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Thursday, December 20, 2012



“Let There Be Light!”

I’ve always loved this time of year for lots of reasons. Being Jewish, I enjoy Christmas vicariously without the hassle of huge holiday shopping and battling mobs in malls. It’s also my birthday, and coincidentally, that date often falls during Chanukah, so I always felt especially blessed. As a young child, I thought all the decorations and fuss were for my birthday. (Okay, I was a very young kid at the time and wised up fast).

Chanukah, the Festival of Lights, is really a minor Jewish holiday in terms of observance, but because it coincides with Christmas, it’s turned into a major event on the calendar. So, what is the holiday? Basically, it dates back over 2000 years. During the Greek occupation of Judea, the Greeks attempted to destroy Jewish culture and defiled The Temple. The Maccabee family waged a civil war and defeated the Greeks. There was only one cruise of oil left to light the menorah in The Temple, but miraculously, the oil lasted 8 days until fresh oil arrived. Since that time, it has been the custom to light a menorah (more correctly, a Chanukiah) for 8 days, starting with 1 candle, each night adding another until 8 candles are lit on the last day.

Oil being significant to the miracle, it’s a custom to eat food that is cooked in oil. (This is not the time to count calories!). The most common foods are potato pancakes (latkes) or doughnuts, especially with jelly filling. They are sold everywhere in Israel during the holiday which is a school vacation to the delight of children. Stores are decorated, and lots of free activities are held for children. It’s just a fun time for everyone.

One of the precepts of lighting the Chanukah candles is to “publicize” the miracle. In recent years in the US, there has been a significant growth in public lighting ceremonies and this has spread to other countries more recently. Personally, I think the nicest way of doing this is something that is common in Israel. I’ve never seen this anywhere else, but there you can buy a glass case so you can light your Chanukiah and place it outside in the cold, dark night and it won’t blow out from the wind. It’s quite common to see apartment buildings with balconies where every apartment has a Chanukiah flaming outside in these glass cases. Even my teenage son and his friend, (you never know what teenagers will say) thought this was “cool.” It’s beautiful to walk the streets and see all these lights glowing in the dark. It’s heartening and moving and I can never help thinking that these candles bring light into our lives.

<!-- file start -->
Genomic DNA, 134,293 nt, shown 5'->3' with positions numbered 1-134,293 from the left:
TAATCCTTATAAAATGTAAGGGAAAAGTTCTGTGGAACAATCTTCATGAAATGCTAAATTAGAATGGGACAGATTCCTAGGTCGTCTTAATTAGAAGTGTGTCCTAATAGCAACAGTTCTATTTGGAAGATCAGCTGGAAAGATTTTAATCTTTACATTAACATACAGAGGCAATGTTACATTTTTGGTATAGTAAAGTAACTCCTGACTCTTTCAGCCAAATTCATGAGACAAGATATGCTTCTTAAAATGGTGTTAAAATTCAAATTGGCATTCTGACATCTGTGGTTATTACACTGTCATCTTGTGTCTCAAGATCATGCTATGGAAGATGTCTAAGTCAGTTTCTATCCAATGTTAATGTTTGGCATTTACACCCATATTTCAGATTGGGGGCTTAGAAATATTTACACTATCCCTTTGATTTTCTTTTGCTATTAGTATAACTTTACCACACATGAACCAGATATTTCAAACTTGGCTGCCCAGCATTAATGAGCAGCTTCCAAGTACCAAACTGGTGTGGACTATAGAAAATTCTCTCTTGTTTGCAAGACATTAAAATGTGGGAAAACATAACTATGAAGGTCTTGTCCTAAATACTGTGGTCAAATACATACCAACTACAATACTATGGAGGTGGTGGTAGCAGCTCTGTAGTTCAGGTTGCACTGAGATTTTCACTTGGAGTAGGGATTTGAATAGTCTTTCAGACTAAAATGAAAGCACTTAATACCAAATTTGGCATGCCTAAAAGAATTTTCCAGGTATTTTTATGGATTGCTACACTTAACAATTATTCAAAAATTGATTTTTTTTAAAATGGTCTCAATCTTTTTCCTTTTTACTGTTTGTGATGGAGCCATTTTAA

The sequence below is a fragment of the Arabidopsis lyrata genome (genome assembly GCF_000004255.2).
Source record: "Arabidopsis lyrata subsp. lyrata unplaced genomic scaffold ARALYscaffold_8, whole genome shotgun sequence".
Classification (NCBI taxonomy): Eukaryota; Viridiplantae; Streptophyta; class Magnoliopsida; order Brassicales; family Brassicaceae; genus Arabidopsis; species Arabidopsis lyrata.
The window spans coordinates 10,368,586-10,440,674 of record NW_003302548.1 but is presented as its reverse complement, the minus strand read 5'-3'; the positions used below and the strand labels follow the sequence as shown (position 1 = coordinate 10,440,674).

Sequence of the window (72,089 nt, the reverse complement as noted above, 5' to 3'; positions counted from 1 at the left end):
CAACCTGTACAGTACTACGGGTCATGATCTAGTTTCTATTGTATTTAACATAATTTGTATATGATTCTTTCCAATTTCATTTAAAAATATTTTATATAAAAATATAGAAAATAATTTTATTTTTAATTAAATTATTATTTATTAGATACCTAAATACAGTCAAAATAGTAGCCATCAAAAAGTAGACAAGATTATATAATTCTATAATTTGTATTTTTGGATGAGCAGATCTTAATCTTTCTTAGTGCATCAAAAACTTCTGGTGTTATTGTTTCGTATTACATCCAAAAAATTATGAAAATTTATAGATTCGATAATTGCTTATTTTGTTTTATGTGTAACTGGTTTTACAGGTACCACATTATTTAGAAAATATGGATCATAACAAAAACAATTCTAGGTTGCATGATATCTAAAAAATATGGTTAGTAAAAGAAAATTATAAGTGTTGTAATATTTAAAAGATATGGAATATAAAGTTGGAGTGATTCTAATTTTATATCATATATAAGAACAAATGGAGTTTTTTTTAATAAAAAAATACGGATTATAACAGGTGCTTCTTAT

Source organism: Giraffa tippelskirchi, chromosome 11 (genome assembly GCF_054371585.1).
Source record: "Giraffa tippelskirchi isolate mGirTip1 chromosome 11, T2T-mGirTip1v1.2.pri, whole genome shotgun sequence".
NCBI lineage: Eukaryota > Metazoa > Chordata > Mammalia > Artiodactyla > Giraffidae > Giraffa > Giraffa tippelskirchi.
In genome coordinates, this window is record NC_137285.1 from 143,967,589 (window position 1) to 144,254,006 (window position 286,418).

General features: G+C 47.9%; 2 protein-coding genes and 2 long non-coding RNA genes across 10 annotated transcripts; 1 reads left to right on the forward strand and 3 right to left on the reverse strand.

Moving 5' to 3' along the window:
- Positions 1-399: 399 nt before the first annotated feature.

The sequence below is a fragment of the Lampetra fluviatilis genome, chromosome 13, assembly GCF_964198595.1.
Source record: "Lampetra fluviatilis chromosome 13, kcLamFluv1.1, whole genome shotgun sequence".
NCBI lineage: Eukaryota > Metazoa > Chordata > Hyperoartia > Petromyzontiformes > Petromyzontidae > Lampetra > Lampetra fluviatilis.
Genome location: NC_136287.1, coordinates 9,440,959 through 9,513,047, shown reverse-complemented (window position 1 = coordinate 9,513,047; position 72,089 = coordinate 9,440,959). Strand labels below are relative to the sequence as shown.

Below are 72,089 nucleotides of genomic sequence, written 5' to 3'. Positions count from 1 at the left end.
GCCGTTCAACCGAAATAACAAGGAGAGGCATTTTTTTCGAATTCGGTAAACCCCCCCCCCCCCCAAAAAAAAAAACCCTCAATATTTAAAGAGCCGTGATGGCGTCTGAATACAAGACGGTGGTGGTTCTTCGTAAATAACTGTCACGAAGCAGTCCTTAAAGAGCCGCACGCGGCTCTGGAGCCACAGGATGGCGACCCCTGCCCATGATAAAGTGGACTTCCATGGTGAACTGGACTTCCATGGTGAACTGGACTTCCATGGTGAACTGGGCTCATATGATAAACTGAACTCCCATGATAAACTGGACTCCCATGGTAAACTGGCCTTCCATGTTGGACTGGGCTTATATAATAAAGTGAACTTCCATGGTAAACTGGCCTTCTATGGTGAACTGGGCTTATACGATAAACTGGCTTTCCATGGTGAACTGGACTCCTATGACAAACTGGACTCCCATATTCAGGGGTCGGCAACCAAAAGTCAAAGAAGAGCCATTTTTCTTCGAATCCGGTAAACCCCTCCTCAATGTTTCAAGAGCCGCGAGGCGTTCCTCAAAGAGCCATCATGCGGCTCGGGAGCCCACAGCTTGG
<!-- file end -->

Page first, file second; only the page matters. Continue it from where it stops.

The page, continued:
I wish everyone a joyous, happy and healthy holiday season with light in your lives too.

Leave a comment for a chance to win the choice of one of the Liberty Heights series books as a prize. Book 3, Hanky Panky, should be out in December. Book 1 , Animal Crackers, and Book 2, The Life of the Party are both out.


Mountain Laurel said...

Thank you for sharing the traditions and meaning of Chanukah with us! I would love to see the lighted glass cases in Israel! You made the holiday sound so lovely! Thank you so much for sharing (and Happy Birthday!!!)!

Debby said...

Thank you for sharing the celebration for Chanukah. I have always been fascinated by Jewish traditions.
debby236 at gmail dot com

Na said...

The nights really are beautiful when they are lit up with lights. It makes everythign seem more magical.


Elle said...

Sorry to be late responding, I am traveling and only have my iPad. yes, it is really lovely, just a magical time of year. I often think just when things are darkest, literally and figuratively, those candles really do light up our lives in more ways than we can count.

Elle said...

Sorry to be so late but you won the free book. Would you like me to send to the above email? Let me know on